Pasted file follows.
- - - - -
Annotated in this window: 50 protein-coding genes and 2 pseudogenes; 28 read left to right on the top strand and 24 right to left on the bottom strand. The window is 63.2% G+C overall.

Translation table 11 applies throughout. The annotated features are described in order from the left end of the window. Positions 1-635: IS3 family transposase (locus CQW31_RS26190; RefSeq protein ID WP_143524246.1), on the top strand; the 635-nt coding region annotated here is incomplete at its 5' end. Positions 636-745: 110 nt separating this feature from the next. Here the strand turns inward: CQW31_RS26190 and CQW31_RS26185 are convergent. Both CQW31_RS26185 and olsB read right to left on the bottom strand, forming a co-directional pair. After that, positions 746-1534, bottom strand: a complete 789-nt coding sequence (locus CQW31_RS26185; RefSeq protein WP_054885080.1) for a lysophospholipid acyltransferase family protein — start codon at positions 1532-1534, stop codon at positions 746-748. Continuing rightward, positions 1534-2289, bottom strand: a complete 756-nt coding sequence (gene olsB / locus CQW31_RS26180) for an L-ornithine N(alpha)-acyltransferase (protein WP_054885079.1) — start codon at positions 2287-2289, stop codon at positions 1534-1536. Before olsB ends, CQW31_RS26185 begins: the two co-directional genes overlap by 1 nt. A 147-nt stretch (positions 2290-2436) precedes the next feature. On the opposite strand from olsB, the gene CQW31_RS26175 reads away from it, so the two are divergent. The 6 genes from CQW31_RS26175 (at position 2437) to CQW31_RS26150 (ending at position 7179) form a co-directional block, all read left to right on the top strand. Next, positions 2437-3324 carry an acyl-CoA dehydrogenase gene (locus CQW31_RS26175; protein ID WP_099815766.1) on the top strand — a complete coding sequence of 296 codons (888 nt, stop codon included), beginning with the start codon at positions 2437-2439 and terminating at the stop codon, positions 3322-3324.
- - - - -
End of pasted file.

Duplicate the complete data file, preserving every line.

Annotated in this window: 50 protein-coding genes and 2 pseudogenes; 28 read left to right on the top strand and 24 right to left on the bottom strand. The window is 63.2% G+C overall.

Translation table 11 applies throughout. The annotated features are described in order from the left end of the window. Positions 1-635: IS3 family transposase (locus CQW31_RS26190; RefSeq protein ID WP_143524246.1), on the top strand; the 635-nt coding region annotated here is incomplete at its 5' end. Positions 636-745: 110 nt separating this feature from the next. Here the strand turns inward: CQW31_RS26190 and CQW31_RS26185 are convergent. Both CQW31_RS26185 and olsB read right to left on the bottom strand, forming a co-directional pair. After that, positions 746-1534, bottom strand: a complete 789-nt coding sequence (locus CQW31_RS26185; RefSeq protein WP_054885080.1) for a lysophospholipid acyltransferase family protein — start codon at positions 1532-1534, stop codon at positions 746-748. Continuing rightward, positions 1534-2289, bottom strand: a complete 756-nt coding sequence (gene olsB / locus CQW31_RS26180) for an L-ornithine N(alpha)-acyltransferase (protein WP_054885079.1) — start codon at positions 2287-2289, stop codon at positions 1534-1536. Before olsB ends, CQW31_RS26185 begins: the two co-directional genes overlap by 1 nt. A 147-nt stretch (positions 2290-2436) precedes the next feature. On the opposite strand from olsB, the gene CQW31_RS26175 reads away from it, so the two are divergent. The 6 genes from CQW31_RS26175 (at position 2437) to CQW31_RS26150 (ending at position 7179) form a co-directional block, all read left to right on the top strand. Next, positions 2437-3324 carry an acyl-CoA dehydrogenase gene (locus CQW31_RS26175; protein ID WP_099815766.1) on the top strand — a complete coding sequence of 296 codons (888 nt, stop codon included), beginning with the start codon at positions 2437-2439 and terminating at the stop codon, positions 3322-3324.